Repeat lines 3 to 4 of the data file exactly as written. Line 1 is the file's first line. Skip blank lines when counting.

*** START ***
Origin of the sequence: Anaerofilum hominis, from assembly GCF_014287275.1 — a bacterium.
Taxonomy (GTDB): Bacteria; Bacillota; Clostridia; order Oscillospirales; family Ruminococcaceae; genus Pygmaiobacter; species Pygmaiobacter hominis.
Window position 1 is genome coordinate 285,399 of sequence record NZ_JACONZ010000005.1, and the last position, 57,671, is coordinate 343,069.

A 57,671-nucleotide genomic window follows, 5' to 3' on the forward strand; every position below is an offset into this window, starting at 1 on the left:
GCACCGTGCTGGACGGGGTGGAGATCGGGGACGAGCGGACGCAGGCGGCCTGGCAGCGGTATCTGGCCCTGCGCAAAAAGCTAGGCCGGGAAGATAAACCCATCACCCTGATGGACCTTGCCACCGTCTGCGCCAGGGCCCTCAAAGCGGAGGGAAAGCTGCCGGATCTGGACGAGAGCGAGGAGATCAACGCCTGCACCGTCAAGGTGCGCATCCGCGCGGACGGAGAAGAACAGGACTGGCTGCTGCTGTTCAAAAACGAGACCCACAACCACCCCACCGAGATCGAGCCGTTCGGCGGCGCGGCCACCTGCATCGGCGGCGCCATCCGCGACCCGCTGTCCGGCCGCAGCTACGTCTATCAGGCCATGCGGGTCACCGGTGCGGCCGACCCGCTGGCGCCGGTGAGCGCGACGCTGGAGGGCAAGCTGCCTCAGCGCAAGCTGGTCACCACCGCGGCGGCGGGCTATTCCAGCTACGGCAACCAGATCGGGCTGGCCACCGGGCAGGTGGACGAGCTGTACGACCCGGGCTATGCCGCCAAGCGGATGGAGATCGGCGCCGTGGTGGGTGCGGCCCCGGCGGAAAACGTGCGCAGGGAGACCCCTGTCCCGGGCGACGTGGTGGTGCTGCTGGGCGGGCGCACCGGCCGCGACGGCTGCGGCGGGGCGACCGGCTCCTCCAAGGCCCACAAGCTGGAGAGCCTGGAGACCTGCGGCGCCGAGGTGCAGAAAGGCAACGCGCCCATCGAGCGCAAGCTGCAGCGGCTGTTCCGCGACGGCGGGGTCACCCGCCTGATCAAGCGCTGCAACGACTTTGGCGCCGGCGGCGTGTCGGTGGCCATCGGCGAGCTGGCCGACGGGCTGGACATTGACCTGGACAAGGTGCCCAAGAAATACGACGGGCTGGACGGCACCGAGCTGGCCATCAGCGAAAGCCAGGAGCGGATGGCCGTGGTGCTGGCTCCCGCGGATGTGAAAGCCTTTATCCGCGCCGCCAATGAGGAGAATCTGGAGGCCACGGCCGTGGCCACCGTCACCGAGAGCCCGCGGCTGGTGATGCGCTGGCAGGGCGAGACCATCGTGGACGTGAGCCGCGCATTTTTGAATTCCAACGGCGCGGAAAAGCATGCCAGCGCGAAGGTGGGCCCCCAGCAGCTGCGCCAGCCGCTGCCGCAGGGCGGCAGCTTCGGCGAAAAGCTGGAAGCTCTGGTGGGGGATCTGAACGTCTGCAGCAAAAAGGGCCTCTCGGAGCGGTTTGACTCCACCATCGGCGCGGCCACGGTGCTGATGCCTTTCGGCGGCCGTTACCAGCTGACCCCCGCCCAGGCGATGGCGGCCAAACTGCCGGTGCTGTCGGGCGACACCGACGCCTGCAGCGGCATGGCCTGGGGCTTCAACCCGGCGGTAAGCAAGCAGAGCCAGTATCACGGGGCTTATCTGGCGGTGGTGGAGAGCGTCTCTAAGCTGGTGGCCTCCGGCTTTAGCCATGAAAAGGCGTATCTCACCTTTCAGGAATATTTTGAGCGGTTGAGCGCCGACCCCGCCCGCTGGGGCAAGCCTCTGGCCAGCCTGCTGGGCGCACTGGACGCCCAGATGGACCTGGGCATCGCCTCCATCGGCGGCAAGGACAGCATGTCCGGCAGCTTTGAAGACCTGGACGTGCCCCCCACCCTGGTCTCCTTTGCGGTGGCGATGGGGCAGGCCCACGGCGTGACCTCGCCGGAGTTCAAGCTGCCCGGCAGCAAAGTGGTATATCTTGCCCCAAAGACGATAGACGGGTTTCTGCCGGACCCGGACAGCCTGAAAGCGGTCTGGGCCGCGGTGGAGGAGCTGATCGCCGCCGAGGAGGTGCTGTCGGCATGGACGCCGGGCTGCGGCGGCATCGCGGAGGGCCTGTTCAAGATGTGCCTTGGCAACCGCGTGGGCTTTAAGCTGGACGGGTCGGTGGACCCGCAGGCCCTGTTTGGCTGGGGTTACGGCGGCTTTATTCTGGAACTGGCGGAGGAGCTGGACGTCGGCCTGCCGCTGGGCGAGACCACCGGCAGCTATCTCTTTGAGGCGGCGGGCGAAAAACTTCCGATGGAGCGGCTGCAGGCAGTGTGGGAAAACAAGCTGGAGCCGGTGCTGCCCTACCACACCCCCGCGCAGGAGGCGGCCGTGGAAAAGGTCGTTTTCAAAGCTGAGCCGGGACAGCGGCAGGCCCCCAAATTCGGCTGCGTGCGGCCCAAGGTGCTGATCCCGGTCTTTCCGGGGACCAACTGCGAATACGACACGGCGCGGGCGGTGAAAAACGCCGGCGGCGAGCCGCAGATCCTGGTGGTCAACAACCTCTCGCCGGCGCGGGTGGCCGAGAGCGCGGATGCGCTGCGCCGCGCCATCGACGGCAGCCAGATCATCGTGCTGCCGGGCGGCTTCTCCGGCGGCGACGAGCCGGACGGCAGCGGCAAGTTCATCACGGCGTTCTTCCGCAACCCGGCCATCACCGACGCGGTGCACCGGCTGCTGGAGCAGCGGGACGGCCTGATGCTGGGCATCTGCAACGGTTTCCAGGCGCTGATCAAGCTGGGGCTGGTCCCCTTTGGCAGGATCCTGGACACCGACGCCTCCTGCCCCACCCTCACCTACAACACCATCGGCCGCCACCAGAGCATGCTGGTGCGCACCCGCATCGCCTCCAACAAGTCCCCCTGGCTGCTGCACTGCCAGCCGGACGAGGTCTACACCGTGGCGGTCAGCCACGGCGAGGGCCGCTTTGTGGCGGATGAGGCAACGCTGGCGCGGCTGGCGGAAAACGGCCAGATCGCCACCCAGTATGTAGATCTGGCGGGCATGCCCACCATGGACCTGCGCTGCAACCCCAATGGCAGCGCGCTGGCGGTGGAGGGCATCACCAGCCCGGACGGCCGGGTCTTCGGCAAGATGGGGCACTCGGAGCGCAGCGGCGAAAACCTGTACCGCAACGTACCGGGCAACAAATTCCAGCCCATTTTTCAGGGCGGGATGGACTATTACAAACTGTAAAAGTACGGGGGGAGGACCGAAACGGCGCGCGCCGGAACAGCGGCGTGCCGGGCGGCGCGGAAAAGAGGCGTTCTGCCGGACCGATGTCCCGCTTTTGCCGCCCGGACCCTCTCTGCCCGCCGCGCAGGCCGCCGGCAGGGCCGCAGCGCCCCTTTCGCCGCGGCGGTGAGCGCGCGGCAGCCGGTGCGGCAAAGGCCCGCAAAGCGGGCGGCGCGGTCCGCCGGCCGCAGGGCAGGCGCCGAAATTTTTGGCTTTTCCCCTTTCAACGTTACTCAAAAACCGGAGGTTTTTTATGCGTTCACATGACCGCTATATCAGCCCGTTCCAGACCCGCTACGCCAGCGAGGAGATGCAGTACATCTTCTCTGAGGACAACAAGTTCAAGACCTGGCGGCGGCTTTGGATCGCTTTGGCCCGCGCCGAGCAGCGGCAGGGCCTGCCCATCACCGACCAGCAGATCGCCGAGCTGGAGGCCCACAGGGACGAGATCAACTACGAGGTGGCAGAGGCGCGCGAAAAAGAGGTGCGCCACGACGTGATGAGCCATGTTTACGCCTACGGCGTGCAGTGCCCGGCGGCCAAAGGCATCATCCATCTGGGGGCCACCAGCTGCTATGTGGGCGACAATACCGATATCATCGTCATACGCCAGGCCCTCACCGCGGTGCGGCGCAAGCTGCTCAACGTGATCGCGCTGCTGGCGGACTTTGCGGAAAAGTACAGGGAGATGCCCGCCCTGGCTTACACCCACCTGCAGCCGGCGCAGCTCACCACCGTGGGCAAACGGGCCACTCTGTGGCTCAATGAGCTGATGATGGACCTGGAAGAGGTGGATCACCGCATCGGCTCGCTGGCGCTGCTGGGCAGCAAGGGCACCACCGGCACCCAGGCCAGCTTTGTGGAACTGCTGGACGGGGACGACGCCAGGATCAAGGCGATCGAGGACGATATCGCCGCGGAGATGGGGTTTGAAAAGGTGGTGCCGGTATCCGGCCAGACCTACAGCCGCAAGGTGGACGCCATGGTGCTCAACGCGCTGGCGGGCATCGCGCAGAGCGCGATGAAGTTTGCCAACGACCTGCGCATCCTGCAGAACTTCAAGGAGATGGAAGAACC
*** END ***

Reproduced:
Window position 1 is genome coordinate 285,399 of sequence record NZ_JACONZ010000005.1, and the last position, 57,671, is coordinate 343,069.

A 57,671-nucleotide genomic window follows, 5' to 3' on the forward strand; every position below is an offset into this window, starting at 1 on the left: